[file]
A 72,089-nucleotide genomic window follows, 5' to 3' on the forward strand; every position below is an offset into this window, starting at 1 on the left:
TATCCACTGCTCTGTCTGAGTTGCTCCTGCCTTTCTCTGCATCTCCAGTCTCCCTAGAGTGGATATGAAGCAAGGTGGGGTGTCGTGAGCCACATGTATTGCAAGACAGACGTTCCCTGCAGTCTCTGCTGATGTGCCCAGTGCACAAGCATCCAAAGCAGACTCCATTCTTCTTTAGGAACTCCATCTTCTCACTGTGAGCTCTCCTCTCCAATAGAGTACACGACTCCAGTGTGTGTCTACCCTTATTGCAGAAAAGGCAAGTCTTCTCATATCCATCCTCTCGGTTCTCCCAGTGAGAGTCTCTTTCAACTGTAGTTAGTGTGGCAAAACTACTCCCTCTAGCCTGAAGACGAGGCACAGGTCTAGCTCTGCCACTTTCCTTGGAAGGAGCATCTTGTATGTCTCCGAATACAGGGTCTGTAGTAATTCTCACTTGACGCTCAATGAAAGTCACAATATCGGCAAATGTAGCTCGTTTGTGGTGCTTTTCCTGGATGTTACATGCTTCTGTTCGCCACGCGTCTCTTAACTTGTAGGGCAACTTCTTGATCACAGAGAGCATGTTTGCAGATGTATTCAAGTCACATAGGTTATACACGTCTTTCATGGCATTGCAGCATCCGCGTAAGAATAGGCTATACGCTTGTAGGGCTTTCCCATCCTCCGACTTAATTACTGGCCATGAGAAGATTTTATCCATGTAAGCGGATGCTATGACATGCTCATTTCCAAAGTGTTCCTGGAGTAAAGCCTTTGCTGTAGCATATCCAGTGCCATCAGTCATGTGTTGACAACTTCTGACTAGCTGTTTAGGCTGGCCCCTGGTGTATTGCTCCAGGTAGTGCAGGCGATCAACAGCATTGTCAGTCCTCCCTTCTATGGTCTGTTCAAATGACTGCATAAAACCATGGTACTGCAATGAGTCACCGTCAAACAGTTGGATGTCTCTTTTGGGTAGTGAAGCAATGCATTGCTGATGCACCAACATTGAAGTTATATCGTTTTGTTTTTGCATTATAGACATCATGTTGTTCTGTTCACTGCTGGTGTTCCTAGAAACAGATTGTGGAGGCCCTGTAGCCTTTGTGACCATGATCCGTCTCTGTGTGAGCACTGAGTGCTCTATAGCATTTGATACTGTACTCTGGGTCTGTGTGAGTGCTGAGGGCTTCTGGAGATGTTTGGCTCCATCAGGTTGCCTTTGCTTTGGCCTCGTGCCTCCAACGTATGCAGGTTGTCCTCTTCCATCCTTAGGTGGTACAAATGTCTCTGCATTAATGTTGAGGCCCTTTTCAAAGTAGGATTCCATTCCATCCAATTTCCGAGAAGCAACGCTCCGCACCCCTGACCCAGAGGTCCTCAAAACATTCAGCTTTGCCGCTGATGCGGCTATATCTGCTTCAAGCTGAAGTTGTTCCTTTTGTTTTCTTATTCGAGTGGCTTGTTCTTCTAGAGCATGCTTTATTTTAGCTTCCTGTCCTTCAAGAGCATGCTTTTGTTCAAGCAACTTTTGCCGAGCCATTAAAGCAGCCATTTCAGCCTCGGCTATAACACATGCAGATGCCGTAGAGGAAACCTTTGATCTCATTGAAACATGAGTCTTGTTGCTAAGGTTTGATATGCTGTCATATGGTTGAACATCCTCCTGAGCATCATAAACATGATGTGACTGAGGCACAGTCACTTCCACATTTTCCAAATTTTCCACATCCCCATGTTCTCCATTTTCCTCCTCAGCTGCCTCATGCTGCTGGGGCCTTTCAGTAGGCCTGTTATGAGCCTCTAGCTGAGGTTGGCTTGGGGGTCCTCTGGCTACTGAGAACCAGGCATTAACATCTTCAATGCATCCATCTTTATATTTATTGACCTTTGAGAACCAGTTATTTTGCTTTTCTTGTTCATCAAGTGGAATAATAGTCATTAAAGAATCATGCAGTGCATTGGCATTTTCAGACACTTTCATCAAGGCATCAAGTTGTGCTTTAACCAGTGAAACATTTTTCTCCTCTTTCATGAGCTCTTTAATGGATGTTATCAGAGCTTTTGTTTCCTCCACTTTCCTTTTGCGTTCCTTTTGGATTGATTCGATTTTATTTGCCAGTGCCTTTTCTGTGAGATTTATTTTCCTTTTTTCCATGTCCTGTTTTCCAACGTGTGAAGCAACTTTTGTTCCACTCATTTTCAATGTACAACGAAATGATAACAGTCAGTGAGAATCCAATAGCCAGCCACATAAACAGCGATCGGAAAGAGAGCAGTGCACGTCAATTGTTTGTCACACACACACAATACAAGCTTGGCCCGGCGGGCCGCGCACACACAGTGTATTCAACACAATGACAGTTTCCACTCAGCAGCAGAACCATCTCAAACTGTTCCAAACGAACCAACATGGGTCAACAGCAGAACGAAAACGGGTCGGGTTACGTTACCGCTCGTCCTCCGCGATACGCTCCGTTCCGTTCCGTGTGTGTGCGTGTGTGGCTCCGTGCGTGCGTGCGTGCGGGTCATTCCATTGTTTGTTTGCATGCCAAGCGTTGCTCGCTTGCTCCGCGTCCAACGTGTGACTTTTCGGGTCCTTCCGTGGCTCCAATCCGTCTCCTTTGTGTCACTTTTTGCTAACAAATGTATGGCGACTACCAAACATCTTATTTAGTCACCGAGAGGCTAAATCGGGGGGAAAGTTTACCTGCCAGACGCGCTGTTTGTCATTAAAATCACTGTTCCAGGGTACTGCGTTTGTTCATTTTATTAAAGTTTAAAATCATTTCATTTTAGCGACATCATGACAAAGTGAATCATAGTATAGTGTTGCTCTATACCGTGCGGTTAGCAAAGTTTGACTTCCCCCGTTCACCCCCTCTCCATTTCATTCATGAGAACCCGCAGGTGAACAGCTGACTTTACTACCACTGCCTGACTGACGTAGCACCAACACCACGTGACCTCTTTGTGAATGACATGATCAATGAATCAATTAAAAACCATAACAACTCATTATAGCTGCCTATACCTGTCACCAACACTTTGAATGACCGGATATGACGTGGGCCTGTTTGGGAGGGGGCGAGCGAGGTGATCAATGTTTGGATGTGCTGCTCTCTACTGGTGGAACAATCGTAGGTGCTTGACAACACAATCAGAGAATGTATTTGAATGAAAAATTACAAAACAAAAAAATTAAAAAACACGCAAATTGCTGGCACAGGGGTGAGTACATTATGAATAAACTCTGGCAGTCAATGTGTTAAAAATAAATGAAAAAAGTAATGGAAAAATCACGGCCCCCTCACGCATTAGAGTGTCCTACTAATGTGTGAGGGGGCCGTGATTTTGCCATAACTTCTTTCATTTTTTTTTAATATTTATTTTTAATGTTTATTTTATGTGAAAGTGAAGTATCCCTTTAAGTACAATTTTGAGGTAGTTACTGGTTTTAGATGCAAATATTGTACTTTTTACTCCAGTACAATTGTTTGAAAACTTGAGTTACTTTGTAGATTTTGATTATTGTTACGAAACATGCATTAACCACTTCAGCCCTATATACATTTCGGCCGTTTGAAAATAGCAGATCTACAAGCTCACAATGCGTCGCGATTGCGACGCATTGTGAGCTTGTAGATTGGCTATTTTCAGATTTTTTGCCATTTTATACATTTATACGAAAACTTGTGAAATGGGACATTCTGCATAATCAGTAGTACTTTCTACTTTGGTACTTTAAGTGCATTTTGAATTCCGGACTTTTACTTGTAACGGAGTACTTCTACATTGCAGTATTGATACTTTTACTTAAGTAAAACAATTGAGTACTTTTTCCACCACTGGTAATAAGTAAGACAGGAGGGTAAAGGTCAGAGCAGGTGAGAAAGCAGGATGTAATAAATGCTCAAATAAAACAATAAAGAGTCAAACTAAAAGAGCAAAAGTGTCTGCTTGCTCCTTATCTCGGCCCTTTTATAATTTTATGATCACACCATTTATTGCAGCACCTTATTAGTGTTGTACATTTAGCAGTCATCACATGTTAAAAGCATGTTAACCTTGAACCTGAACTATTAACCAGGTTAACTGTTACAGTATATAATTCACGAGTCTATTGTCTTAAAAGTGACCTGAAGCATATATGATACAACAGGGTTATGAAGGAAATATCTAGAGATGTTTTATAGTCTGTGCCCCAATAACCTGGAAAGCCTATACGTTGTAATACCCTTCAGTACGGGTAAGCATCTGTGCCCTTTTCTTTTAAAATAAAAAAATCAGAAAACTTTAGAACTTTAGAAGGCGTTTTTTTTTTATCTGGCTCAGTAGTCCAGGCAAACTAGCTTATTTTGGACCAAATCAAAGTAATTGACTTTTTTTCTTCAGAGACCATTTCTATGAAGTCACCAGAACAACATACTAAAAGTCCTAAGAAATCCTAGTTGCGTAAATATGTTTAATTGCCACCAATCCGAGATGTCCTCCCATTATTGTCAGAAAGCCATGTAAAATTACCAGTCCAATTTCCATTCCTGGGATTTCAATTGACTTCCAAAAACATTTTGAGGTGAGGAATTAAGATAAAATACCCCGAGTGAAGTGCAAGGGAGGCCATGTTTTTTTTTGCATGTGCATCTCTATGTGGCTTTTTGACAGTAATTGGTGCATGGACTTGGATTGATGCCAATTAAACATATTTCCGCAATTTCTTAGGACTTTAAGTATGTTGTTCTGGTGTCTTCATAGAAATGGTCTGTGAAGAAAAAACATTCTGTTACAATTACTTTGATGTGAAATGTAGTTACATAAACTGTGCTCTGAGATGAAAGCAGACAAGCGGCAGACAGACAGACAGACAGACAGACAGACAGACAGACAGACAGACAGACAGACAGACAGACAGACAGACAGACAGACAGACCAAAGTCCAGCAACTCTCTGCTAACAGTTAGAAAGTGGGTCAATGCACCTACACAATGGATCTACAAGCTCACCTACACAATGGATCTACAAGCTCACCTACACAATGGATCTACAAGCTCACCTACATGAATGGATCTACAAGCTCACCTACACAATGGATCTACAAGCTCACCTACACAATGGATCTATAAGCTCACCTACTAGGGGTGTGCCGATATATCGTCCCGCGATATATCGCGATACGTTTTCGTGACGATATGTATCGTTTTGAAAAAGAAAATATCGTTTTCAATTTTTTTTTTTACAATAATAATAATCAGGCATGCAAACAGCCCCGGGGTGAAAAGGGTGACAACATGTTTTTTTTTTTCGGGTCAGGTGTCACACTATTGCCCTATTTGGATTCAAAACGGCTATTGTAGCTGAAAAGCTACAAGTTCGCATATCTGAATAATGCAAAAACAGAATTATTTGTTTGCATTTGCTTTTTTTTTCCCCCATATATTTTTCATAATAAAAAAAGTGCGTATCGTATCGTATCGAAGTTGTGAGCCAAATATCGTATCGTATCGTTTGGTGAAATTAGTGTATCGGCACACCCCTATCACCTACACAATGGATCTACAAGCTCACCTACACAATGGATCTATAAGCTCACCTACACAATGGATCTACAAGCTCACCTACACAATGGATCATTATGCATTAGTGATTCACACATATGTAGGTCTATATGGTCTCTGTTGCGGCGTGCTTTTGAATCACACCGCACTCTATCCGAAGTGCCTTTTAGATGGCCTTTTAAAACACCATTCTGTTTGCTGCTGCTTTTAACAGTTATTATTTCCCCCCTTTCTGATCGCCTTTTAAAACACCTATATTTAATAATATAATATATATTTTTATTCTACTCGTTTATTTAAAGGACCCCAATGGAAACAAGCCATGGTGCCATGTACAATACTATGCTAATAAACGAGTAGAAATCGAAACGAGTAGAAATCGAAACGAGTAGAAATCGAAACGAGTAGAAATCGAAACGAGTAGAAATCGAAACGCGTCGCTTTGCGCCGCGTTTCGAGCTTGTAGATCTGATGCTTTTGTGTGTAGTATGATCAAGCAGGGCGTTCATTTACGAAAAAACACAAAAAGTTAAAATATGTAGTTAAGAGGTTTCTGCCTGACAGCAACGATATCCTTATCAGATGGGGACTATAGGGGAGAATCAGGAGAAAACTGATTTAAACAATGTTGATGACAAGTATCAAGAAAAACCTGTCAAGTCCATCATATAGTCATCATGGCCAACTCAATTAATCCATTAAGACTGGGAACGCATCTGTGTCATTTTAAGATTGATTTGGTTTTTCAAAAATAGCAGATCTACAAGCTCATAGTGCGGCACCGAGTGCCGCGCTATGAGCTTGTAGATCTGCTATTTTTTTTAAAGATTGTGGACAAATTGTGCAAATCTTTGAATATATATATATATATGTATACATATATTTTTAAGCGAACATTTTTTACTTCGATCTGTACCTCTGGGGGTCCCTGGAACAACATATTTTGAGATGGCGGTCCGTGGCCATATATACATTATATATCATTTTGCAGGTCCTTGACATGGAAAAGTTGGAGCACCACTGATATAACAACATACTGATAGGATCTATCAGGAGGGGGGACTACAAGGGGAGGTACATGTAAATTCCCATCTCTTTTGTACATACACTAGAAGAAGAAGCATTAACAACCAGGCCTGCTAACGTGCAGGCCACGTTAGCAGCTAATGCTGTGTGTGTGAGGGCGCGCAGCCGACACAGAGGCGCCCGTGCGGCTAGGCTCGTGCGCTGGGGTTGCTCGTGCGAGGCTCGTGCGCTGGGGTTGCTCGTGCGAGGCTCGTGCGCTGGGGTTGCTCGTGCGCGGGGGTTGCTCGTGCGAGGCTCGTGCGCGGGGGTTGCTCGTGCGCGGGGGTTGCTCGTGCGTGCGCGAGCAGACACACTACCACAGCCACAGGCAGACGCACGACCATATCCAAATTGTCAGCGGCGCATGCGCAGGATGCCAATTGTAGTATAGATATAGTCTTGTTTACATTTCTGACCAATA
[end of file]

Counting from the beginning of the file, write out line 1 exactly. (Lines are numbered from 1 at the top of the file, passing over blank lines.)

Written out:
A 72,089-nucleotide genomic window follows, 5' to 3' on the forward strand; every position below is an offset into this window, starting at 1 on the left: